Even before Christianity, there were those who rejected the world and sought to live outside of its boundaries, for ends it could not comprehend. The hallmark of medieval civilization, monasticism was rejected - and murderously suppressed - by the Enlightenment as useless and antisocial, a criticism internalized even by many in the Church. Henry Sedgwick argues that, apart from any religious value, the ascetic's withdrawal from the world is something the world needs to counteract its own tendency to materialism. Indeed, in his account, every contemplative act is a taste of the monastic life.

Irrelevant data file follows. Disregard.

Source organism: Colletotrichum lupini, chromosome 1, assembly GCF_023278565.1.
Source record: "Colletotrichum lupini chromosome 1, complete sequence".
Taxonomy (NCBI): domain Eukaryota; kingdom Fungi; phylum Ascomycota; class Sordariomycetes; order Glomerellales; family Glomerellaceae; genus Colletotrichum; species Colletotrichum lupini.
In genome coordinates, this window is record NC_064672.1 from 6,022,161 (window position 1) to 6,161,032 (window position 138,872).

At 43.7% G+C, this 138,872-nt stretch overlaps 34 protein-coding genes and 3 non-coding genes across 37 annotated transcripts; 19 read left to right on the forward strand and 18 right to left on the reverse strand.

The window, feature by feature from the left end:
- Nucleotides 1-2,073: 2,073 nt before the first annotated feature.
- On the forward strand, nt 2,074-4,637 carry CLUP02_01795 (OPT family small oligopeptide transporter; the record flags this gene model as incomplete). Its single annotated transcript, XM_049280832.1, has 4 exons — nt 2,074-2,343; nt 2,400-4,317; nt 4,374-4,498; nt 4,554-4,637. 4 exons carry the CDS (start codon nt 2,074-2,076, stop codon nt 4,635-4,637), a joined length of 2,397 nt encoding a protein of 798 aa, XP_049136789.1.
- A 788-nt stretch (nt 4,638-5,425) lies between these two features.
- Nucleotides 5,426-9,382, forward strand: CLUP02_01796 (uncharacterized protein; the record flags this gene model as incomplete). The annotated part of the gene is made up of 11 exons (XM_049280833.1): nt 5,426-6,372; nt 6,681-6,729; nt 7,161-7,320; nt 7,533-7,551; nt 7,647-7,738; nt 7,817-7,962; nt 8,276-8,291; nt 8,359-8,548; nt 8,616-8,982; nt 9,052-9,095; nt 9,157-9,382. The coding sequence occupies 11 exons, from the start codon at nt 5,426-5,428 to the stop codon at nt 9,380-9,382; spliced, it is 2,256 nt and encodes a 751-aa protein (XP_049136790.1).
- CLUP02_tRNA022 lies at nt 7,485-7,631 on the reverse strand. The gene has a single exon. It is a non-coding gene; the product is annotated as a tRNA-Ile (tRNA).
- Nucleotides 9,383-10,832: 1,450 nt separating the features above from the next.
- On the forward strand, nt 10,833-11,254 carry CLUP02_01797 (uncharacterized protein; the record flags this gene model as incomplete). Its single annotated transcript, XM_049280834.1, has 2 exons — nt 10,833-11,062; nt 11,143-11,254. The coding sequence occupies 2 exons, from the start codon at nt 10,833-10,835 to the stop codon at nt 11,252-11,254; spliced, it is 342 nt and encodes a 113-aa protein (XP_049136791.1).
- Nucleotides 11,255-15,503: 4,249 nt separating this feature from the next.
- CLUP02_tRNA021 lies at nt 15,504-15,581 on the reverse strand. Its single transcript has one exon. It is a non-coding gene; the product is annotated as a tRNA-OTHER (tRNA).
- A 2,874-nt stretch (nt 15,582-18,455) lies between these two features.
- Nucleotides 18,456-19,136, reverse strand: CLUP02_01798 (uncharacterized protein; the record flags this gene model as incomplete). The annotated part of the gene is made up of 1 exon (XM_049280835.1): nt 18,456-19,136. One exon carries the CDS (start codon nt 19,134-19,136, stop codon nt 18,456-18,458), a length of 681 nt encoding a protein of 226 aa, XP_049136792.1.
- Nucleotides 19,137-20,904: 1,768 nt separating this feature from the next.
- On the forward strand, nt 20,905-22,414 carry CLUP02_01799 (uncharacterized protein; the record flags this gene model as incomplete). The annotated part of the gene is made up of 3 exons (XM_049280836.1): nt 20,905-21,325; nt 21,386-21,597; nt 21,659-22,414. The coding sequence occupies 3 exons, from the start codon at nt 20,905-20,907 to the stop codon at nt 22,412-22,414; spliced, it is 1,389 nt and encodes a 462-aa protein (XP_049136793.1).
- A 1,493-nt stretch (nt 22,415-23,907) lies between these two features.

For Sedgwick, the true monk is a Platonic figure who escapes from the universe of appearances and calculations into higher realms of pure Idea. Unfortunately, this emphasis on the universal tends to blind him to the extent to which the monk is also immersed in the particular. This culminates in a definition the virtue of "holiness" which is synonymous with "other-worldliness". If his vision of monasticism, and particularly Christian monasticism, is somewhat skewed, he admittedly writes convincingly and movingly from that perspective.
There are no ages for this title yet.
There are no summaries for this title yet.
There are no notices for this title yet.
There are no quotes for this title yet.